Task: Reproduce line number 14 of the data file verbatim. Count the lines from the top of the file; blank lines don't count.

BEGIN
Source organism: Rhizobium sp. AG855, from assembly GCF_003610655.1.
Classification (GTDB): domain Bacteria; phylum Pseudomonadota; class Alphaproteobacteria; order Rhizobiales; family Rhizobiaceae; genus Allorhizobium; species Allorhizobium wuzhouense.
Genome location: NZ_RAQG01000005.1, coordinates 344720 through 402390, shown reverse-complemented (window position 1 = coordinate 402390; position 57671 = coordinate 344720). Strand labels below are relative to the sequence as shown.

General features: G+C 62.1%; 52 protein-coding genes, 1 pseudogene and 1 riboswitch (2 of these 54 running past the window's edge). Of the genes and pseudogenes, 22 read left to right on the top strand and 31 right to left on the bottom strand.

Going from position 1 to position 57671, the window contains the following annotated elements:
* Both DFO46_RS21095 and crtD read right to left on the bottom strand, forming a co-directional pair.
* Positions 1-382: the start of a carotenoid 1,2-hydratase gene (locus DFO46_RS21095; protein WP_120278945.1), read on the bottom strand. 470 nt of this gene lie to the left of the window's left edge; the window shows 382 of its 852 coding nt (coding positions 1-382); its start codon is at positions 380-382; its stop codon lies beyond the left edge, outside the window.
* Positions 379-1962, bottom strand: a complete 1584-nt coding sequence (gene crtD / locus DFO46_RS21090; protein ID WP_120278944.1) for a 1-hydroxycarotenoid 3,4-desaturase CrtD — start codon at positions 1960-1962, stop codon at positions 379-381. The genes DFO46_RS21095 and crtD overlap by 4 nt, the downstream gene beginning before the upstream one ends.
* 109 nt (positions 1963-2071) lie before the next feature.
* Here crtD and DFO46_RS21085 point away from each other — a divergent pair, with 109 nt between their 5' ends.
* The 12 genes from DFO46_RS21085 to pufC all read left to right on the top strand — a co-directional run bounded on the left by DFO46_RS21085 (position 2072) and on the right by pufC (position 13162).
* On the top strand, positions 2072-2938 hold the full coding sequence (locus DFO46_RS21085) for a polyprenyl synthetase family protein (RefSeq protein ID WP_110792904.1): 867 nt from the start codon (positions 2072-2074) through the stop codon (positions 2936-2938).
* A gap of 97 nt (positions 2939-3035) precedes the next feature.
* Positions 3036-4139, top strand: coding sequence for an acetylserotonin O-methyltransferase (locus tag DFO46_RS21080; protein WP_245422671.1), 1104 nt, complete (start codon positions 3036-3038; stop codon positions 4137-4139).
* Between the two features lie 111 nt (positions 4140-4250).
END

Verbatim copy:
* Positions 3036-4139, top strand: coding sequence for an acetylserotonin O-methyltransferase (locus tag DFO46_RS21080; protein WP_245422671.1), 1104 nt, complete (start codon positions 3036-3038; stop codon positions 4137-4139).